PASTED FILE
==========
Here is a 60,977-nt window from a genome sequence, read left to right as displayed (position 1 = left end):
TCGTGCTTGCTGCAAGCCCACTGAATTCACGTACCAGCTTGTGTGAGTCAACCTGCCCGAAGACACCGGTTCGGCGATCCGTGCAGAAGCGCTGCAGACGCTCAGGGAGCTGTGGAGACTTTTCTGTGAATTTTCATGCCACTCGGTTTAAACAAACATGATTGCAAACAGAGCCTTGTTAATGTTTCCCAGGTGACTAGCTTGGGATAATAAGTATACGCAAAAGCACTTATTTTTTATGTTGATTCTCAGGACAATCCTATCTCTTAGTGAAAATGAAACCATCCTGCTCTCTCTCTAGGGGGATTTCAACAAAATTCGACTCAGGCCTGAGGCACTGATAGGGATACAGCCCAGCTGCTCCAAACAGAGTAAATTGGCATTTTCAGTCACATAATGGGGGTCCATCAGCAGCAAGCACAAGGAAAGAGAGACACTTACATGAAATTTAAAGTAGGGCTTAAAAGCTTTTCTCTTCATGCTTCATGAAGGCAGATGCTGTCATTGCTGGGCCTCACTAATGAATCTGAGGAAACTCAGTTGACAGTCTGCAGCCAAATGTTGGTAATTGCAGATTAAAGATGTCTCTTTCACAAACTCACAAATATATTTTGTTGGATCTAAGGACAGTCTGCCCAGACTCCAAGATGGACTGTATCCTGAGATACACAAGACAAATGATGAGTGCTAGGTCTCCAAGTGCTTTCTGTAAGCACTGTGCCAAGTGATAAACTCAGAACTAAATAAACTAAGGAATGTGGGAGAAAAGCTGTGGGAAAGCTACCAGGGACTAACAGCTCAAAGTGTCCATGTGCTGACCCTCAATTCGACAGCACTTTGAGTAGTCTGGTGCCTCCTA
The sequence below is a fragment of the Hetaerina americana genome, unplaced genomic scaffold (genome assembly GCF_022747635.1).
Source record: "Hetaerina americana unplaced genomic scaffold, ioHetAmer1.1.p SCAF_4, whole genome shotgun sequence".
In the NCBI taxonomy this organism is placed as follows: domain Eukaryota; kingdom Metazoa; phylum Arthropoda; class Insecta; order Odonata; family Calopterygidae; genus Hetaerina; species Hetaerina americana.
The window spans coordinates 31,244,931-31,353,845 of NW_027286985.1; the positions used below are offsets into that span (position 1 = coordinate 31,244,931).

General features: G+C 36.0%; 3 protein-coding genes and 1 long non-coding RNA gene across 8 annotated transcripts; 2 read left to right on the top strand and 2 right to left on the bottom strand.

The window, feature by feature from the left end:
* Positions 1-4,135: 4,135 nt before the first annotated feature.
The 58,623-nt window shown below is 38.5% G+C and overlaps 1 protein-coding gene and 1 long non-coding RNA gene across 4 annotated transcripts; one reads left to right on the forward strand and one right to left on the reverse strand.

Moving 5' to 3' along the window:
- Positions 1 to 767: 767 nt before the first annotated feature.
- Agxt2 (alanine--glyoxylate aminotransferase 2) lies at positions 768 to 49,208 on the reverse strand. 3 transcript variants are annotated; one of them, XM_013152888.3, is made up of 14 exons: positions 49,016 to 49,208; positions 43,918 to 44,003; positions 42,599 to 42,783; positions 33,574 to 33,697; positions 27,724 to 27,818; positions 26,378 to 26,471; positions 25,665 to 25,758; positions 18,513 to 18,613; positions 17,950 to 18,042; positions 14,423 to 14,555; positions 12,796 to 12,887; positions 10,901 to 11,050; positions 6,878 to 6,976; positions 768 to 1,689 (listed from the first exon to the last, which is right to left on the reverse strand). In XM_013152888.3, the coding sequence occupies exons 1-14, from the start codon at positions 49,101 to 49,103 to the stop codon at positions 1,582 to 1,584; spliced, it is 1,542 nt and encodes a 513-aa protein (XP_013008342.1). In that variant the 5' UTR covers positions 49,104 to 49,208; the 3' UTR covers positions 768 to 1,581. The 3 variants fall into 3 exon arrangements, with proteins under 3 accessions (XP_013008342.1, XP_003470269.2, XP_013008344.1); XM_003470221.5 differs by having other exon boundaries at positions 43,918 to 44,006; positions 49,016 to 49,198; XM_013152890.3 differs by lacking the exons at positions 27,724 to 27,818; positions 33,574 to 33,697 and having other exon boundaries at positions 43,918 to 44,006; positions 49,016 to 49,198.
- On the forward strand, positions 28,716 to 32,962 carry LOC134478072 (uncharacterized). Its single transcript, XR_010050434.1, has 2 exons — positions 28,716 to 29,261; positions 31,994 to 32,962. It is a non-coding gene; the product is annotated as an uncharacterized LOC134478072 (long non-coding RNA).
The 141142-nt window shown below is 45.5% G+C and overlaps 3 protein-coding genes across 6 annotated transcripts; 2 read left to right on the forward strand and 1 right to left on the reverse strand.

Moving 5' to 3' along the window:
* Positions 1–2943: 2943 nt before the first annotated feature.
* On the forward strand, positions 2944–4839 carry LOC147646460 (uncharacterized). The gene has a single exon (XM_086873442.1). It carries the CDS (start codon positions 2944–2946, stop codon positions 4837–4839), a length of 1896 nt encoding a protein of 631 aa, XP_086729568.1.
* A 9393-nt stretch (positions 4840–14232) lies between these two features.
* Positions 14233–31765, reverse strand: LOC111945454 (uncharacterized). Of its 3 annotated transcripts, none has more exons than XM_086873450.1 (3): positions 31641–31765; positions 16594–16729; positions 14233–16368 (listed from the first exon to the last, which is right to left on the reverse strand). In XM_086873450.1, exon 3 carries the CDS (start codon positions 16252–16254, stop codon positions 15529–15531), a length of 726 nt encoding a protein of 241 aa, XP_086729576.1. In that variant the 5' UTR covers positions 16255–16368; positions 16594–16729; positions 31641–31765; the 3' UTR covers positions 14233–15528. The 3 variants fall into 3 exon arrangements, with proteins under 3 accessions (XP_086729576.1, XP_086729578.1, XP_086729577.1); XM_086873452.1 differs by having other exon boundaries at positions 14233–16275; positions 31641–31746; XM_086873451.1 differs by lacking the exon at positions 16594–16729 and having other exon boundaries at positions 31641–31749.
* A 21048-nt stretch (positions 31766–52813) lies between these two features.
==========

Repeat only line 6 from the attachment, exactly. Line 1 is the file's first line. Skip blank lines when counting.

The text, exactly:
The window spans coordinates 31,244,931-31,353,845 of NW_027286985.1; the positions used below are offsets into that span (position 1 = coordinate 31,244,931).